howto yum upgrade fedora 14 to fedora 15

<edited 29May2011>

so fedora 15 is out. and we want to upgrade to the latest and greatest. i decided to follow this but i came across some problems.

just a hint that when you upgrade you may need to babysit in through as gnome stuff might stop the upgrade

systemd resources

tomorrow the 23rd of May 2011, fedora 15 will be made available to the general public. the biggest change for me is the replacement of sysv init system and/or upstart with systemd.i am going to put the basic of systemd here however at the end of this article is a list of resources for further reading which i urge to do so.

howto lock the cdrom

any geek with kids is going to understand when there are times the geek wants to keep the cdrom in the drive and not popping in and out and in and out and how to lock the cdrom or dvdrom drive in? well this link tells you to use eject but to spare you the time and to replicate the knowledge on the net, it is:


sshfs is a fuse filesystem. using the same idea as nfs, it allows you to mount remote filesystems over ssh.

to mount the directory

sshfs /local/mount/dir

and to unmount the directory

fusermount -u /local/mount/dir

and thats it

howto mirror a volume group

mirroring is a raid technique where all data on the first disk is mirrored identically on the file on a second disk. the advantage of any raid technique is visible when a disk goes bad, but your data is still safe and you have the opportunity to replace the bad disk.
in our example we are going to mirror rootvg. note that rootvg has some additional steps to use the 2nd disk in a disaster situation. on AIX unless you are doing some sort of custom configuration rootvg is on hdisk0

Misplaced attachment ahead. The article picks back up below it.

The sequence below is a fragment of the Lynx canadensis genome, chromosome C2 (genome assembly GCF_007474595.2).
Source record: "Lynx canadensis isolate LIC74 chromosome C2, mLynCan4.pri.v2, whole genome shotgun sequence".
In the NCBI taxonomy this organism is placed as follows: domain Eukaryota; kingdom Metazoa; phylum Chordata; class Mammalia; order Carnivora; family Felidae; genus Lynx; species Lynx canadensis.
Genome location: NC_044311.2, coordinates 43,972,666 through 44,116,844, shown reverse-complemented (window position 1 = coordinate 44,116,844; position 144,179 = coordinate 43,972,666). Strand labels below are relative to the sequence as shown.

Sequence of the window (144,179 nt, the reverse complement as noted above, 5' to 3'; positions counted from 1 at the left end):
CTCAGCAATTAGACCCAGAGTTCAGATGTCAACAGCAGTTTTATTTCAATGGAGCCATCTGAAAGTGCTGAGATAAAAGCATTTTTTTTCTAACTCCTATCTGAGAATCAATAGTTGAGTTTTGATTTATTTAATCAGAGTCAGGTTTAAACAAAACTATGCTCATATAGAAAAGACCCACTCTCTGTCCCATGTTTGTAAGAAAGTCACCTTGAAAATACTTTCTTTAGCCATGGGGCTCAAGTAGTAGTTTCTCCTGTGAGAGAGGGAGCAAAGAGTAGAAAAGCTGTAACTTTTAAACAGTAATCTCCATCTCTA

1. extend the rootvg to the second disk

howto extend lv in aix

Extending a filesystem on AIX is similar to linux. you add the physical disk to the system. you convert the physical disk to a physical volume (pv) then you add the pv to the volume group (vg) then you extend the logical volume (lv) with the newly assigned space. then you extend the filesystem on the lv.

in the following example we want to add 1Gb to /home/user1. where /home/user1 is an lv by itself. the most common use is normally /oracle in the enterprise (or /u01 or wherever you installed oracle) or /home on the home desktop.

and here are the commands:

howto extend the logical volume in linux

Recently, I added a new hard disk to my linux box and I decided to document it the process of how to extend to root partition over the 2 disks.

First of all the disk was the 2nd disk on the system so it was /dev/sdb

so we do a

pvcreate /dev/sdb

then we add this new pv we created to an already existing lv. for the purposes of this document let us call it lv_root


sometime back, i was building an oracle rac with oracle linux 5.x when i discovered on the same dvd an rpm by the name of oracle-validated. this link is the first introduction of the world to the rpm.

howto fix 0315-180 logread: UNEXPECTED EOF on errpt log

so i was trying to view the error report for an aix machine but i got some unexpected output.

# errpt -a
0315-180 logread: UNEXPECTED EOF
0315-171 Unable to process the error log file /var/adm/ras/errlog.
0315-132 The supplied error log is not valid: /var/adm/ras/errlog.

the steps below are what i did to fix it courtesy of ITToolBOX

switching user

following the very essential (and blasphemous) concept "root is god". any decent system administrator will never ever log in as root directly. instead the SA should log in as his normal user account and then switch user to run the command as root

switching user can be done in 2 ways:

su -c <command>
sudo <command>

the question arises: what's the difference?


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